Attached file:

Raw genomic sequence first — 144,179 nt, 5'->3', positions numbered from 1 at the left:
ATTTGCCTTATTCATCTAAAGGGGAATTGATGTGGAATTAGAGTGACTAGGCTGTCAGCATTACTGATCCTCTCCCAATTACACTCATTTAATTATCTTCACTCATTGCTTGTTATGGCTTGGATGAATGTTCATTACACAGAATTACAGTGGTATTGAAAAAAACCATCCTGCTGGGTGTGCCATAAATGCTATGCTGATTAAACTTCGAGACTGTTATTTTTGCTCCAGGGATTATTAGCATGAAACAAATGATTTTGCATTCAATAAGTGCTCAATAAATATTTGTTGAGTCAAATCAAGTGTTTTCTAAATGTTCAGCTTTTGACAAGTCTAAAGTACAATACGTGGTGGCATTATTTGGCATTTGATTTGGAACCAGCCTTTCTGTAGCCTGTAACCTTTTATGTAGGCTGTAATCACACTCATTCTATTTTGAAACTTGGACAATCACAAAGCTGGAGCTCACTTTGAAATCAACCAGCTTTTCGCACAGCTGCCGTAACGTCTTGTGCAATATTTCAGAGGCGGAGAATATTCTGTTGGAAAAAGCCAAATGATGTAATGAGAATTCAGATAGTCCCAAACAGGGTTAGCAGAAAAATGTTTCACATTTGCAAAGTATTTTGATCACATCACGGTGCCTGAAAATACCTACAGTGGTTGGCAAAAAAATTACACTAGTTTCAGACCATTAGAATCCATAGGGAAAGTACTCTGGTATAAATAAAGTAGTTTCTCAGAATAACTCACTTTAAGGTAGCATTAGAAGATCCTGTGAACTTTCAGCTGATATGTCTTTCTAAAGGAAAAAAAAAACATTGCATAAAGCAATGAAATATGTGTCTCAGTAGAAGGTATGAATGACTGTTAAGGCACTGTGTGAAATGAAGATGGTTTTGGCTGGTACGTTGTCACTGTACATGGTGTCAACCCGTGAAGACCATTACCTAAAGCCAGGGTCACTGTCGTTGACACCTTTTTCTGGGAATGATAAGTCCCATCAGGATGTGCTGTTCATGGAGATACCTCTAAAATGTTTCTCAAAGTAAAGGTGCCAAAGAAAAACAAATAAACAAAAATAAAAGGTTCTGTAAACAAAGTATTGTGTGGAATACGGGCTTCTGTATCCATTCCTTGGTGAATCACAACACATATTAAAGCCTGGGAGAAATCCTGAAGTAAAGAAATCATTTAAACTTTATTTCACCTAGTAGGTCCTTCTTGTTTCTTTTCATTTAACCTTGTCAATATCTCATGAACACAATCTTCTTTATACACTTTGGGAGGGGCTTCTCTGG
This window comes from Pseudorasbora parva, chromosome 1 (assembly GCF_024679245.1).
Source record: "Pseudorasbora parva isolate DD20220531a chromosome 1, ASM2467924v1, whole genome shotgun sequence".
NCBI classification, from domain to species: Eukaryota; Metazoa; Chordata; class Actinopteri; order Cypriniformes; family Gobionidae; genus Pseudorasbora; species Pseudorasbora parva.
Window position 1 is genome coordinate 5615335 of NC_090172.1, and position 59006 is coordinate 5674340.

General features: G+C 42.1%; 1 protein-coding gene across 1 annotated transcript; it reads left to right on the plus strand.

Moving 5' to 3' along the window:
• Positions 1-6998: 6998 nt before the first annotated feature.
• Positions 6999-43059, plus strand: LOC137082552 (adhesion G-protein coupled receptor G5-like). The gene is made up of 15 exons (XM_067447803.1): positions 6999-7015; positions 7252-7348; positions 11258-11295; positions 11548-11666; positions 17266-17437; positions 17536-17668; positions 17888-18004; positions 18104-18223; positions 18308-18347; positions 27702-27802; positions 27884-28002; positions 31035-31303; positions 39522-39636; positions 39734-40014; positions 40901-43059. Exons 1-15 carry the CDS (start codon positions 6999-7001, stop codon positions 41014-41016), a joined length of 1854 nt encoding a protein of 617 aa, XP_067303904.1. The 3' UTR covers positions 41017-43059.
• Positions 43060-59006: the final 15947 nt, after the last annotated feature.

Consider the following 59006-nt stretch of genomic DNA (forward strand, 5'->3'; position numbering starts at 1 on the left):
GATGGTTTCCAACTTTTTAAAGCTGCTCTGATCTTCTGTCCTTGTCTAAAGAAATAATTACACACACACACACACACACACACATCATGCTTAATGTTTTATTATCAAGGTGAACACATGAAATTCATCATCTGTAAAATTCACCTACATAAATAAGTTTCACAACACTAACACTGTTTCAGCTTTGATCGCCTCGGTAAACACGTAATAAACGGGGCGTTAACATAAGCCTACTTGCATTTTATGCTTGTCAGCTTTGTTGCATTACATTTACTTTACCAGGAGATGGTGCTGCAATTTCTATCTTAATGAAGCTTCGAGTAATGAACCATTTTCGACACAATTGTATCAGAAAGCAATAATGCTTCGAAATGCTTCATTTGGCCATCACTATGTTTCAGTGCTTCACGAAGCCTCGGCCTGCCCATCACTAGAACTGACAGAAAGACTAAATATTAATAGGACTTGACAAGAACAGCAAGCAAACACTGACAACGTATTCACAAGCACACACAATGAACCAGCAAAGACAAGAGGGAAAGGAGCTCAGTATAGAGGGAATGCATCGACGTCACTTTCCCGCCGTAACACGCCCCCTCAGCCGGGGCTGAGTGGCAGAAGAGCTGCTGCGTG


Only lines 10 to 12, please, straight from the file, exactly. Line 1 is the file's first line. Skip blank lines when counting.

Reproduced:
• Positions 6999-43059, plus strand: LOC137082552 (adhesion G-protein coupled receptor G5-like). The gene is made up of 15 exons (XM_067447803.1): positions 6999-7015; positions 7252-7348; positions 11258-11295; positions 11548-11666; positions 17266-17437; positions 17536-17668; positions 17888-18004; positions 18104-18223; positions 18308-18347; positions 27702-27802; positions 27884-28002; positions 31035-31303; positions 39522-39636; positions 39734-40014; positions 40901-43059. Exons 1-15 carry the CDS (start codon positions 6999-7001, stop codon positions 41014-41016), a joined length of 1854 nt encoding a protein of 617 aa, XP_067303904.1. The 3' UTR covers positions 41017-43059.
• Positions 43060-59006: the final 15947 nt, after the last annotated feature.

Consider the following 59006-nt stretch of genomic DNA (forward strand, 5'->3'; position numbering starts at 1 on the left):